~place zong zi in pot until just covered by water (use the string to hold it up so they don’t float around)

~simmer for about 45 minutes or until the rice is fully cooked

-makes 15-20-

09
May
13

Japanese Curry with Ground Pork and Apples

Japanese Kare

Japanese Kare

“Did you put apples in that?”

 

“Yes, the image on the box has a picture of an apple, so I figured I would put some of it in the curry.”

 

“Wait, is that a pear you just put in, too?”

 

“I had an extra Asian pear lying around and thought it would be a good idea.”

 

This is how my mom cooks.  She is always inspired by whatever seems logical to her at the time, and then it is a crapshoot as to how the dish actually tastes.  The above conversation took place while she was cooking Japanese curry.  Our Japanese curry always came from a pre-packaged spice mix.  It was the additional ingredients that made it my Mom’s “special recipe.”  To me, she was the original Sandra Lee (but Taiwanese and less intense when it came to “tablescapes”).

 

IMG_4534

Is that the fruit section from the grocery store in the curry?

“I think you put too many apples in this, I can’t tell if I’m eating a potato or an apple.  Wait, is this a salted plum?”

 

My mom’s cooking style is an adventure and a journey.  She starts at a certain idea, picks up characters and ingredients along the way, and finishes with a complete story with a happy ending.  I’ve learned to appreciate her creative focus and now use it myself when I come up with the recipes for this blog. This in-the-moment creativity that defines my mother and my own cooking style is one of the things that my brother always criticizes me for.

 

For him, if it’s the first time that he is cooking a dish for friends or family, he will research a recipe and measure everything out with precision.  It makes sense.  Me, however, I will look at a recipe or two for inspiration and ideas.  I then grab ingredients that I think would taste good and run with it.  My brother gives me crap for it all the time, until he takes his first bite. The complaining then ceases.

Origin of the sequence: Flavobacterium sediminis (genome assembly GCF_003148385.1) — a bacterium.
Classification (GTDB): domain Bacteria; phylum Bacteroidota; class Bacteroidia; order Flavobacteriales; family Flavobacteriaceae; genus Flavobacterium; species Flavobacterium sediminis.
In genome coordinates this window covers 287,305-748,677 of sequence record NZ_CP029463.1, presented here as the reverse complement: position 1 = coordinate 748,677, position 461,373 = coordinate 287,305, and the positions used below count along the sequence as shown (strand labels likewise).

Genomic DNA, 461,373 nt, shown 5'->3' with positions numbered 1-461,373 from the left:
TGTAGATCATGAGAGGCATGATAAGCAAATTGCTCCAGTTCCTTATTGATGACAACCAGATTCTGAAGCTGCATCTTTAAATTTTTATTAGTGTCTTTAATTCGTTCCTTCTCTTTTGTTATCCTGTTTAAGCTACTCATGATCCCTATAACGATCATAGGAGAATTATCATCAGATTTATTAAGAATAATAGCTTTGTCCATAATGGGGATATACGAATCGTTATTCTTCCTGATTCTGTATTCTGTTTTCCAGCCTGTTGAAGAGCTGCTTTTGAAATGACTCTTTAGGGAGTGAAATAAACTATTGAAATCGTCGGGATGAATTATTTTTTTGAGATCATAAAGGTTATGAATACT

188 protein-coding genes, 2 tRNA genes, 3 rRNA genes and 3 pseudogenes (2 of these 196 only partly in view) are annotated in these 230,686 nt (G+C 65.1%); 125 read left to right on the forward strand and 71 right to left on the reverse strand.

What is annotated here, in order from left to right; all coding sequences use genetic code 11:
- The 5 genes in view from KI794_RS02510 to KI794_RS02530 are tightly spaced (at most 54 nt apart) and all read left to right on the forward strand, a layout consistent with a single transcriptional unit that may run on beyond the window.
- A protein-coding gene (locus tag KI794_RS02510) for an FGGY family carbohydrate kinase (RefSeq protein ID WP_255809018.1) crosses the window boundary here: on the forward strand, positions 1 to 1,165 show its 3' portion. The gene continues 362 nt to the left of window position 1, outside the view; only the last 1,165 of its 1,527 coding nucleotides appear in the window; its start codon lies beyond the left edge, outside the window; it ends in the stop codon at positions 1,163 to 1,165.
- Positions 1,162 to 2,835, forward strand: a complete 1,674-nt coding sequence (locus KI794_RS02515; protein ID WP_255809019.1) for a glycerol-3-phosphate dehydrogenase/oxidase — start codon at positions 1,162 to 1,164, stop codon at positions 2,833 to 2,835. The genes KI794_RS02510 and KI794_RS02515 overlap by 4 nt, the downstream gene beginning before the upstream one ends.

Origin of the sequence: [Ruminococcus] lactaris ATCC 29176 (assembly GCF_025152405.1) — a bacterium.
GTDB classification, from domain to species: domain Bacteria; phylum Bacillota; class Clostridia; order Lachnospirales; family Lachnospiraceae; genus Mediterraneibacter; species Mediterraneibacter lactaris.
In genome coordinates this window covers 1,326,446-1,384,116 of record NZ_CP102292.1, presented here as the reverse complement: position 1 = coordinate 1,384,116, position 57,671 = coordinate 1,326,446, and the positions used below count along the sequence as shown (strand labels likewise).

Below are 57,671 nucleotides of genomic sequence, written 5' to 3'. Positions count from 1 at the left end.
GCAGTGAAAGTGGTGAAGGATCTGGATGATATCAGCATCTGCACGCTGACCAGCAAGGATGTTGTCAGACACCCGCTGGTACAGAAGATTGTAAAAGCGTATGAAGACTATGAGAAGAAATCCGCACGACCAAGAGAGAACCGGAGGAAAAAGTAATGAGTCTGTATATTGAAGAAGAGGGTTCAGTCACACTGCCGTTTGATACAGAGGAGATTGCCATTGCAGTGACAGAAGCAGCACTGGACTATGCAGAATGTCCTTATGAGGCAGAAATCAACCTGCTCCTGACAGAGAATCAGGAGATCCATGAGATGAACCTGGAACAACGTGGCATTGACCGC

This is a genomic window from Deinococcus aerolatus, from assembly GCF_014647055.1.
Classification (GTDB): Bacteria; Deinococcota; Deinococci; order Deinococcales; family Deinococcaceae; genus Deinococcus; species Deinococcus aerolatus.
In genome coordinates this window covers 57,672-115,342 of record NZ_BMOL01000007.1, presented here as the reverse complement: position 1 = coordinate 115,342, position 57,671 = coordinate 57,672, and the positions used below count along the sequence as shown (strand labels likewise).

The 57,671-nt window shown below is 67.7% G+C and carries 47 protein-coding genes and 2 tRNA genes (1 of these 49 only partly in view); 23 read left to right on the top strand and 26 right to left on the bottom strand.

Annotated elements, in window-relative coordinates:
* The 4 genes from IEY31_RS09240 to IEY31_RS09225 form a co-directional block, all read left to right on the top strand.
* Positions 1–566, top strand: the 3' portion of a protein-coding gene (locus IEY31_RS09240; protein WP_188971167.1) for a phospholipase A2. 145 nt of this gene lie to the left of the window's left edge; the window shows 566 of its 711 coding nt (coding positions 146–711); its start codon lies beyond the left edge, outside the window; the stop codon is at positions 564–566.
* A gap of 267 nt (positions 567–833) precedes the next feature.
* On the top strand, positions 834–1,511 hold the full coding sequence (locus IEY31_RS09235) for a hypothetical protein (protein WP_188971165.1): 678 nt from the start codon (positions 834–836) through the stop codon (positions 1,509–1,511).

I’m glad my mom taught me how to cook.  I credit my creativity to her.  If there was an ingredient she liked, something she wanted to try, or a dish she enjoyed from a meal out with the family, she would attempt making it at home.  Even today, she’ll still call me to chat about a dish she just made and how proud she is of the final outcome.   She’ll go into detail about it and I’m usually caught off guard from one or two ingredients.  But in the end, she is happy with result and it sounds like it would work.

 

I now make my Japanese curry with apples in it.  It gives it a subtle, sweet flavor without tasting too sweet.  The blend of spice and smoke go well with the apple.  But, you won’t see me putting a salted plum or pear in it.